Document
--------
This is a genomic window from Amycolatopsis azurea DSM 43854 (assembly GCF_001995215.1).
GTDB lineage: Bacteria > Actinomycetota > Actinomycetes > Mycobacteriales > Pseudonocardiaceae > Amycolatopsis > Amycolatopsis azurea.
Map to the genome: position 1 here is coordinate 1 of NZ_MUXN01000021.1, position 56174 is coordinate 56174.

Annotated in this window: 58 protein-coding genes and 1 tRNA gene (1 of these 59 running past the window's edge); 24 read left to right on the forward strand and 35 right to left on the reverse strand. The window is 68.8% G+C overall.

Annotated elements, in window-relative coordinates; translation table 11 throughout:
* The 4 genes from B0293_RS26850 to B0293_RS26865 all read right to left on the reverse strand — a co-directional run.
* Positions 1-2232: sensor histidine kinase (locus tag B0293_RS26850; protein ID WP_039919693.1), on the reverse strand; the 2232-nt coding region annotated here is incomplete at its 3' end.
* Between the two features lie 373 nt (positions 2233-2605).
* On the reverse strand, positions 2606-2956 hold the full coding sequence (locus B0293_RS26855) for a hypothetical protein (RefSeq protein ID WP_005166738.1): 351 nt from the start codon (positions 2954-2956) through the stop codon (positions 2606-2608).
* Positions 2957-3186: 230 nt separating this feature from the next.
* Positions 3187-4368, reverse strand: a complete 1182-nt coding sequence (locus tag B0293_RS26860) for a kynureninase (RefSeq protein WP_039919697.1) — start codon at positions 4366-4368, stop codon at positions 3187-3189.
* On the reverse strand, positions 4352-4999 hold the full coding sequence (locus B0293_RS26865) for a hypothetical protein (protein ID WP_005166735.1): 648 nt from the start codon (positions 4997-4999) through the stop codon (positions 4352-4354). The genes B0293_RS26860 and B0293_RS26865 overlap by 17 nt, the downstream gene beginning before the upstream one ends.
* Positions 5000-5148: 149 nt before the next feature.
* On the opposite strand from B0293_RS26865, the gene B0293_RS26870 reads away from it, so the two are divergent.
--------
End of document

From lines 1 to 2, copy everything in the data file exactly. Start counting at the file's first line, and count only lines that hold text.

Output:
This is a genomic window from Amycolatopsis azurea DSM 43854 (assembly GCF_001995215.1).
GTDB lineage: Bacteria > Actinomycetota > Actinomycetes > Mycobacteriales > Pseudonocardiaceae > Amycolatopsis > Amycolatopsis azurea.